12 Nov An Intro to Body Tempering
Body tempering (BT), invented by power lifter Donnie Thompson, has gained lots of popularity in the fitness world in the last few years. So what is BT? Does it work? How does it work? Let’s discuss….
What Is Body Tempering?
Body tempering is a form of soft tissue mobilization performed by rolling weighted cylinders across muscles and joints. Think of this as foam rolling on steroids!
Now, many reading this will argue that foam rolling is worthless and a waste of time as the foam-rolling pendulum has swung towards fitness and rehab professionals bashing this technique. BUT there is quite a bit of research supporting the use of foam rolling, and it’s ability to create temporary improvements in mobility.
Many focus on the temporary gains and argue that because foam rolling doesn’t create long-term changes, we should abandon this practice. But foam rolling’s temporary effects can make it a valuable tool to incorporate into a larger mobility plan.
Does It Work?
Absolutely! Just like foam rolling, instrument assisted soft tissue mobilization tools, etc., BT does a great job of improving mobility. I’d say after a year of utilizing this in the clinic and on myself, it has become my favorite was of performing soft tissue mobilization, and my patients love it. Athletes who have tried BT will also tell you that foam rolling doesn’t even compare to the feel of BT. When performed properly, body tempering is more intense than foam rolling without being more painful.
How do we accomplish more intensity without pain? By utilizing different loads with body tempering based on the body part, we are working, we can get an area loaded so that the athlete feels significant pressure without being painful. From there, body temper that muscle/joint/area for 1-2 minutes.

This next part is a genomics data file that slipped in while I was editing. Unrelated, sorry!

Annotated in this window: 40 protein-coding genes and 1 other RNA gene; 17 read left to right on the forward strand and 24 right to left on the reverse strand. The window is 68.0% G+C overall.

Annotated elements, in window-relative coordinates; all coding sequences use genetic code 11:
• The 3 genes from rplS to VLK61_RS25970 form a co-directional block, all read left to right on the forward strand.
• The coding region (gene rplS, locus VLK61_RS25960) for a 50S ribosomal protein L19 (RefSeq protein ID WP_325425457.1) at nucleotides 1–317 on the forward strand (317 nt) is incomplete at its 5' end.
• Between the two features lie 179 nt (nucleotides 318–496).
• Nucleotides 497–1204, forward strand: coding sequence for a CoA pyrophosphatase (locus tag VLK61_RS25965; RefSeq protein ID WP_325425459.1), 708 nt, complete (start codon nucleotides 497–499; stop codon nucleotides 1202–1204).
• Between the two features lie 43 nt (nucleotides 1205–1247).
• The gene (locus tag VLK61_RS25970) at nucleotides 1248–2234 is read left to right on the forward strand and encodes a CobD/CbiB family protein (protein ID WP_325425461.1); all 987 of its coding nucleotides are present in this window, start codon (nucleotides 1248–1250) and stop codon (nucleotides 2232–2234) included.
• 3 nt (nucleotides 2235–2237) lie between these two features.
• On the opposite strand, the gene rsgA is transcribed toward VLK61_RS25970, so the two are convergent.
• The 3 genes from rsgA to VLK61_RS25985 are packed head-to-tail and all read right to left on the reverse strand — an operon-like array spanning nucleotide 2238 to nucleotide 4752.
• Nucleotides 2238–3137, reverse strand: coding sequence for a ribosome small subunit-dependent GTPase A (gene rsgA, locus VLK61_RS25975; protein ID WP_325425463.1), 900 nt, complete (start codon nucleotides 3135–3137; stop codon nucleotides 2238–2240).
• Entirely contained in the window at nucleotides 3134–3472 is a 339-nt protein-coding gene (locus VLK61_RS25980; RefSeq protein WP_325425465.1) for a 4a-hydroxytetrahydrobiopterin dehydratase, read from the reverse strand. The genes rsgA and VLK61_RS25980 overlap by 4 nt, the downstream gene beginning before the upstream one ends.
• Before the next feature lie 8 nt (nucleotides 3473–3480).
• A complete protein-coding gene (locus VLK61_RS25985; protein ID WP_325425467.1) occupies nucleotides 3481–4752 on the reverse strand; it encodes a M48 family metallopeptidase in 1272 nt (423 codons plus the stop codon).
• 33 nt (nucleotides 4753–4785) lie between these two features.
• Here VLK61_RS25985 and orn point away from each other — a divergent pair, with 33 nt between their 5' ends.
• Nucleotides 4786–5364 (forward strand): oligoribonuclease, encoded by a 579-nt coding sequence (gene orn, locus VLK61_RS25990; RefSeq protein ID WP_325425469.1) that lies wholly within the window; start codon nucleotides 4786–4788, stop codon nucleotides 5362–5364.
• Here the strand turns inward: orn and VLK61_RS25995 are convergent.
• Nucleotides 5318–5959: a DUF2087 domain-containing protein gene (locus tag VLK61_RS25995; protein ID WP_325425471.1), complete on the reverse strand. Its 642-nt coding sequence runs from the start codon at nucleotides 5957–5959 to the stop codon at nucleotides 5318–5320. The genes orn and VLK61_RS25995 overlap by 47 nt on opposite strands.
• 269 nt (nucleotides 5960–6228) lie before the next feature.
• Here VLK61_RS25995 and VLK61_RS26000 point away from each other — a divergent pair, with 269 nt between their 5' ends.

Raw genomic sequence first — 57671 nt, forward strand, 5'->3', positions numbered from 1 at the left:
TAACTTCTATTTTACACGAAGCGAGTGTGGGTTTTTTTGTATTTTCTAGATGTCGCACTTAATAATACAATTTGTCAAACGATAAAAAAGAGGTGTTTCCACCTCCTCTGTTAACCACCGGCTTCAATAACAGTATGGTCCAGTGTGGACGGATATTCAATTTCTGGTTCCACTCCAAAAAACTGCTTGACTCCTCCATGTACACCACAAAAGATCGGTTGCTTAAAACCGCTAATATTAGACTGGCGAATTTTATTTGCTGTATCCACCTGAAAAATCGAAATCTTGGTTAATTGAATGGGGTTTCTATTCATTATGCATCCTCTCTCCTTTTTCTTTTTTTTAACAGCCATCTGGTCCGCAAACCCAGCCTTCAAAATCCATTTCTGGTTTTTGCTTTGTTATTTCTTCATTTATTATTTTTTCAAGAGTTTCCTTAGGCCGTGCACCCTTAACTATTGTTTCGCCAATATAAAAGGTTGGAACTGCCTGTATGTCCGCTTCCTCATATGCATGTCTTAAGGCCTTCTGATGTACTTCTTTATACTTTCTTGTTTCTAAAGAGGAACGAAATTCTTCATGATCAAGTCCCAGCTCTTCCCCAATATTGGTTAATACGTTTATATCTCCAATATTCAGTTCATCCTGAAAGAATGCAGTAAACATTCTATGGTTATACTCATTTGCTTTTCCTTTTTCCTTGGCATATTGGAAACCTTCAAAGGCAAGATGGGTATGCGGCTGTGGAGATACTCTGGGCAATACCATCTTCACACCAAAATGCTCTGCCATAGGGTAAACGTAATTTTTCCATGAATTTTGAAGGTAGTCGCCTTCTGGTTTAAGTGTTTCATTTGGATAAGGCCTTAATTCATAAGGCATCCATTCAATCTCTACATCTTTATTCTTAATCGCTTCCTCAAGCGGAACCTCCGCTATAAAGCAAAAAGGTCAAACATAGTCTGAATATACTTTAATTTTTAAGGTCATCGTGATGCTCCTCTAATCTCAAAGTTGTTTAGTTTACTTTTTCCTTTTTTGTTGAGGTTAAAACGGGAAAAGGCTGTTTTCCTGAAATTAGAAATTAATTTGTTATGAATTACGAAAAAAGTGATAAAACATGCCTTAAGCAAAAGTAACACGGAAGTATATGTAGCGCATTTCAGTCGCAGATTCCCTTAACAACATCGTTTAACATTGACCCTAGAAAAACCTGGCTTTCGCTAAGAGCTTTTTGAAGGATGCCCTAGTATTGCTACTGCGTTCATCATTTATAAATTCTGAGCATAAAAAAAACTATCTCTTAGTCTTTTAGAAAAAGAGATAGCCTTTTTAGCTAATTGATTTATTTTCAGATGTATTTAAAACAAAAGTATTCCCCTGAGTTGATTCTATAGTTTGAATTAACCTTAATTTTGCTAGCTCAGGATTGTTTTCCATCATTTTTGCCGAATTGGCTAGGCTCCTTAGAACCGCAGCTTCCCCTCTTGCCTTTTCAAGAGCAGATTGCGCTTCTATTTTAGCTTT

Because most BT devices are weighted (from 22 – 200 lbs.), you would think this would be painful, but the large surface area of the cylinders disperses the pressure. In contrast, when I see many other manual therapists pressing into a muscle with their hands has less total weight behind it. Still, a smaller surface area, making it frequently more uncomfortable.
The pec minor is a great example of this where hands-on work is often a bit painful for patients, but when I body temper it for 30 seconds, the patients don’t report pain, but we quickly notice that pec minor relax and the shoulder drops back.
BT Plus Active Movement
Here’s the key to BT, though…as with any passive mobility technique, we want to follow it up with active movements to help “lock-in” the mobility changes we get. For example, when working on thoracic spine mobility, I may use body tempering by laying a device across an athlete’s upper back on various areas for a few minutes. We’ll then follow that up with something like a Z-press, which is a great drill for strengthening the thoracic spine as a follow up to body tempering.
Here are a few other protocols I use with body tempering.
What Can I Use for BT?
Donnie Thompson has been straightforward with the ease of getting into body tempering. He’ll often suggest taping kettlebells together or getting scrap steel for cheap options to begin body tempering.
I prefer to use The Forge body tempering device for a few reasons. First, it is the only loadable body-tempering device. It weighs in a 35lbs but can be loaded up to 200+ pounds making it very versatile (and not taking up as much space as having multiple devices of different weights).
Second, it has an easy grip on the inside, which makes lifting easier and safer than many of the homemade devices without a solid grip.
Finally, the ends of the Forge are capped, making it great for working on specific pinpoint areas. I especially like this for work on the pec minor.
To schedule an appointment using body tempering with Dr. Zach Long, see my clinical website OnwardCharlotte.com